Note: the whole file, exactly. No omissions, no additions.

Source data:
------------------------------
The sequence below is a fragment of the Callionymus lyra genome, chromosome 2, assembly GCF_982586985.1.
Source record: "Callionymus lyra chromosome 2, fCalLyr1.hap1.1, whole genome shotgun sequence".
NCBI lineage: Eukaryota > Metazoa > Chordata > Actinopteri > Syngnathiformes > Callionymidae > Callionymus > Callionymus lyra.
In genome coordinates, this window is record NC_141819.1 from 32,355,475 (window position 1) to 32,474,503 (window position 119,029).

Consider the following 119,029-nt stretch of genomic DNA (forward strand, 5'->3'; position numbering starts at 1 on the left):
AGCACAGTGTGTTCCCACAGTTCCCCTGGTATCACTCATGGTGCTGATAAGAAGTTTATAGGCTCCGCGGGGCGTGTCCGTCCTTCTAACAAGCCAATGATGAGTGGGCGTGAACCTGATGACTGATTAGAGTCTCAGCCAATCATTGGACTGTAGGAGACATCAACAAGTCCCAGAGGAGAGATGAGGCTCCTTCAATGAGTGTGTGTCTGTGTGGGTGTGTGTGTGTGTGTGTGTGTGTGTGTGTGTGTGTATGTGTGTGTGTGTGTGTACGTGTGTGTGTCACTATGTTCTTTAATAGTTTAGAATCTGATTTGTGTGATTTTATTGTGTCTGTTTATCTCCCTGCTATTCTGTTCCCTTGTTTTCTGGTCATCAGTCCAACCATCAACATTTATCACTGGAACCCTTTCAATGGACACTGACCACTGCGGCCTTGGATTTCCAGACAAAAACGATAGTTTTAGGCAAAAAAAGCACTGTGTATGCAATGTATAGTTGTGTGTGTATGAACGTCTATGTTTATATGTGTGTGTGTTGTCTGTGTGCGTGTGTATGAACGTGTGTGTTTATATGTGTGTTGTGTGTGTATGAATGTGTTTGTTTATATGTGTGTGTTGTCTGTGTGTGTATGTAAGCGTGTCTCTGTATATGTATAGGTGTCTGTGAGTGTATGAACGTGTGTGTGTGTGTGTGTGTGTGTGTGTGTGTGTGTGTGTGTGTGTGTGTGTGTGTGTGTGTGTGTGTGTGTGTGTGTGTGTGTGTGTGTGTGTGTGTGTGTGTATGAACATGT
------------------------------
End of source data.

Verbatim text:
The sequence below is a fragment of the Callionymus lyra genome, chromosome 2, assembly GCF_982586985.1.
Source record: "Callionymus lyra chromosome 2, fCalLyr1.hap1.1, whole genome shotgun sequence".
NCBI lineage: Eukaryota > Metazoa > Chordata > Actinopteri > Syngnathiformes > Callionymidae > Callionymus > Callionymus lyra.
In genome coordinates, this window is record NC_141819.1 from 32,355,475 (window position 1) to 32,474,503 (window position 119,029).

Consider the following 119,029-nt stretch of genomic DNA (forward strand, 5'->3'; position numbering starts at 1 on the left):
AGCACAGTGTGTTCCCACAGTTCCCCTGGTATCACTCATGGTGCTGATAAGAAGTTTATAGGCTCCGCGGGGCGTGTCCGTCCTTCTAACAAGCCAATGATGAGTGGGCGTGAACCTGATGACTGATTAGAGTCTCAGCCAATCATTGGACTGTAGGAGACATCAACAAGTCCCAGAGGAGAGATGAGGCTCCTTCAATGAGTGTGTGTCTGTGTGGGTGTGTGTGTGTGTGTGTGTGTGTGTGTGTGTGTGTATGTGTGTGTGTGTGTGTACGTGTGTGTGTCACTATGTTCTTTAATAGTTTAGAATCTGATTTGTGTGATTTTATTGTGTCTGTTTATCTCCCTGCTATTCTGTTCCCTTGTTTTCTGGTCATCAGTCCAACCATCAACATTTATCACTGGAACCCTTTCAATGGACACTGACCACTGCGGCCTTGGATTTCCAGACAAAAACGATAGTTTTAGGCAAAAAAAGCACTGTGTATGCAATGTATAGTTGTGTGTGTATGAACGTCTATGTTTATATGTGTGTGTGTTGTCTGTGTGCGTGTGTATGAACGTGTGTGTTTATATGTGTGTTGTGTGTGTATGAATGTGTTTGTTTATATGTGTGTGTTGTCTGTGTGTGTATGTAAGCGTGTCTCTGTATATGTATAGGTGTCTGTGAGTGTATGAACGTGTGTGTGTGTGTGTGTGTGTGTGTGTGTGTGTGTGTGTGTGTGTGTGTGTGTGTGTGTGTGTGTGTGTGTGTGTGTGTGTGTGTGTGTGTGTGTGTGTGTGTATGAACATGT